That would at least explain why the minister wants to replace the chairman of Short's at a time when the company, for the first time this decade, looks like a business proposition. They have sold more than fifty of their Sk yvan freighters and expect to sell many more when their new engine completes its trials this month. Their missile side—Sea Cat and Tiger Cat- -can more than look after itself. Their partnership with Fokker on the F28 and their sub-contracts elsewhere serve to fatten the order book. And none of this owes anything to the Government's research.
Mr Wrangham—whose brother is Sir Geof- frey Wrangham, the High Court judge—has agreed to stay on until a successor can be founefr He bears the position with what looks like mag- nanimity but is (he says) just age: 'It would be bad for Short Brothers not to have a chairman at all.' And he observes that, after his great battle with the Ministry of Aviation, he went into hospital to have—literally—a chip taken off his shoulder.
William Brandt, timber merchant of Archangel, sent a ship to America in 1796, with orders to victual at Bordeaux. She was intercepted in the Channel by a Royal Naval patrol, and impounded—'trading wi'h the enemy.' Emanuel Henry Brandt, William's son, was dispatched to London to ask for their ship back : he liked life there, and stayed on to start a bank. His successors have always held that merchant banking should mean what it says, merchant- ing and banking—Brandt's still have large I I ' r interests—but the argument has now n taken further than ever, and the result is a hew phenomenon in the City.
Tino de Angelis's $150 million salad oil swindle hurt Brandt's badly. New capital was needed, and National and .Grindlays Bank now has two thirds of Brandt's equity. Board •7. changes followed, with non-Brandt directors for the first time, and a younger generation at the top. With the backing of National and Grindlays, which in turn is part-owned by Lloyds Bank, the three managing directors— Mr Peter Brandt, Mr Alistair Thomson and Mr Frank Welsh—set off on new paths. They be—ern by buying control of Danford and Elliott. a Sheffield firm using specie/ steels. Now Dunford and Elliott has bid £41 million for a far bigger steel company, Hadfields; and, it looks as though the deal will go through.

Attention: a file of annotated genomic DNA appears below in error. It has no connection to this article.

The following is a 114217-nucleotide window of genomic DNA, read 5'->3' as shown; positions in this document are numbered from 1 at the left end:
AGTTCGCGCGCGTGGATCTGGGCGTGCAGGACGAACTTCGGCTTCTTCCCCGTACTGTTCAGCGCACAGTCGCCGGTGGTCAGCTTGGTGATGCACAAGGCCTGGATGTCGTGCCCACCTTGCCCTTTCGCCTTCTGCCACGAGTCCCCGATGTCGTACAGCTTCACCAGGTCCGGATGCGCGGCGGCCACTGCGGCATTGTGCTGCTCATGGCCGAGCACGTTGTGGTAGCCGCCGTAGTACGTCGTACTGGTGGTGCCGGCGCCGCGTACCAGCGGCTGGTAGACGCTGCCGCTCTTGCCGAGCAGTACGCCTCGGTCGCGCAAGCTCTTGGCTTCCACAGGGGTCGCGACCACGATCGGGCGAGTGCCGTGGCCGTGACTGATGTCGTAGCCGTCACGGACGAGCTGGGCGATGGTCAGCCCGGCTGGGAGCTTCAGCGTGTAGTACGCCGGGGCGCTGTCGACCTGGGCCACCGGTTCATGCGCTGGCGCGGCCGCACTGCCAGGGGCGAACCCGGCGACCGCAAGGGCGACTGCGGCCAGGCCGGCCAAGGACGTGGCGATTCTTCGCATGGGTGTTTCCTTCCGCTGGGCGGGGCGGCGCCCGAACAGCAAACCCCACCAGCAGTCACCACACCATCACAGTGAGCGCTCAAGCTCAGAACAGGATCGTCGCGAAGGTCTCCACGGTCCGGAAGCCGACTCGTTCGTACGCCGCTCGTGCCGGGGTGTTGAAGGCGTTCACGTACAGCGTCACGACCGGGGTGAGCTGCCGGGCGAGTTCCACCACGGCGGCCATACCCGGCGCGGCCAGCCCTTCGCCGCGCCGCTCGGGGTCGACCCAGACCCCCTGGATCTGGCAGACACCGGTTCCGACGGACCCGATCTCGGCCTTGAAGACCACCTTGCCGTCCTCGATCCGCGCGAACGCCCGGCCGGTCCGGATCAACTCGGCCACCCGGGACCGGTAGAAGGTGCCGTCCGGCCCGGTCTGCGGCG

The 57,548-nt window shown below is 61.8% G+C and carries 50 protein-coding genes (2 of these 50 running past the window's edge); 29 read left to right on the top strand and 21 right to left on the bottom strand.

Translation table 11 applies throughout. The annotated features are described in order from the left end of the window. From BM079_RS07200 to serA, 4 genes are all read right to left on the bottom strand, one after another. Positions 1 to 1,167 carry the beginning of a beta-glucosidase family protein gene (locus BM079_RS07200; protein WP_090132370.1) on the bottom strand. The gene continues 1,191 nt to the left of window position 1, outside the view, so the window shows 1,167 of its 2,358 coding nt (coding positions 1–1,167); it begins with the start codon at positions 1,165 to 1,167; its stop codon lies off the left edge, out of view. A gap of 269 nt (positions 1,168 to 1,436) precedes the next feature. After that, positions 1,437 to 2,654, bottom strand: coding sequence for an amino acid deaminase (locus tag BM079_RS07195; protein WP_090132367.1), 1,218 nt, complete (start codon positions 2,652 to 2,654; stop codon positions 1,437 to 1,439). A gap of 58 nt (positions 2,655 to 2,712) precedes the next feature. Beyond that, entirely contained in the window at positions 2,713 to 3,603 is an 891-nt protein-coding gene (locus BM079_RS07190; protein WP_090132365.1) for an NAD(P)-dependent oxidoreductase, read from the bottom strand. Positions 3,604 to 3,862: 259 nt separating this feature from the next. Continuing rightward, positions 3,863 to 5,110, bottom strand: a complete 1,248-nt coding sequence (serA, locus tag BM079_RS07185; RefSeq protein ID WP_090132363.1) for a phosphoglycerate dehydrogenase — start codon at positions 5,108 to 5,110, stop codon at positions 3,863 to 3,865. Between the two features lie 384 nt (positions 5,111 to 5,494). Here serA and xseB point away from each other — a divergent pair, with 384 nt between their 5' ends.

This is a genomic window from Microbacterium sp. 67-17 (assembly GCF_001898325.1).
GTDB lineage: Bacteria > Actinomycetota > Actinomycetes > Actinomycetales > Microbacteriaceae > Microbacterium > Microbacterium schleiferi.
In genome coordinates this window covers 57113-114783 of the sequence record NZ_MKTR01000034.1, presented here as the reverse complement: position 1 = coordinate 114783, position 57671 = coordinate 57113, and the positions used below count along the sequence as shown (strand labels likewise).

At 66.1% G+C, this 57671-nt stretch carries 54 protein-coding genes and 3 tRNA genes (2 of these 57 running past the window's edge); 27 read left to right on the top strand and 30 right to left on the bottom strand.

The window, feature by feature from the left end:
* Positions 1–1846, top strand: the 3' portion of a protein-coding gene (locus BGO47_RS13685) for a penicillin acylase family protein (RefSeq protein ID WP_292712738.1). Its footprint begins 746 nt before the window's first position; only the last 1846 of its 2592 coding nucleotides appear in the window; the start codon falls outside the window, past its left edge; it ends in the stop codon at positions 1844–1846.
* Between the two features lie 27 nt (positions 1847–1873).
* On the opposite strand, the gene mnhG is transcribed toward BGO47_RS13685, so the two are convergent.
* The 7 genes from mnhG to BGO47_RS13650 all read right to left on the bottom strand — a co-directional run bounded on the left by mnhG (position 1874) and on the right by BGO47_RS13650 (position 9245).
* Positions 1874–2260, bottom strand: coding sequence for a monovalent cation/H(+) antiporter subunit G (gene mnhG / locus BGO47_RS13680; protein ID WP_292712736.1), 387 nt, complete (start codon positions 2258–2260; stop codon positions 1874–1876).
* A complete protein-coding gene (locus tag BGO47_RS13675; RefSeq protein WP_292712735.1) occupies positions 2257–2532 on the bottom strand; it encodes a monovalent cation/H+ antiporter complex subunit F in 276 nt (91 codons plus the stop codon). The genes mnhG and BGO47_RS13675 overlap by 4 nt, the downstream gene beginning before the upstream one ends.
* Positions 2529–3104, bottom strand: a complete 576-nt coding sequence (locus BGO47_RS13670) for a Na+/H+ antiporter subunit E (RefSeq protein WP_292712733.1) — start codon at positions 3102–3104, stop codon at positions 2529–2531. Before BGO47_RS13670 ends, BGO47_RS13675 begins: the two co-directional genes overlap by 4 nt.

Brandt's takeover of Dunford made it
the first merchant bank—using the term, as it does, to mean 'Member of the Accepting House Committee'—to own a manufacturing company with a Stock Exchange quotation. Dunford had an elderly managing director and a nonagenarian chairman, with no one to suc- ceed them: the deal was welcomed. Mr Welsh stepped in until a new top management could be built up. Once that was done, the company was ready to bid for Hadfields.
A glimpse of the property market: the Governors of Aberlour Orphanage, Banffshire, are trying to sell the orphanage buildings, adver- tising them (The Times, Monday) as
SUITABLE FOR DISTILLERY PURPOSES.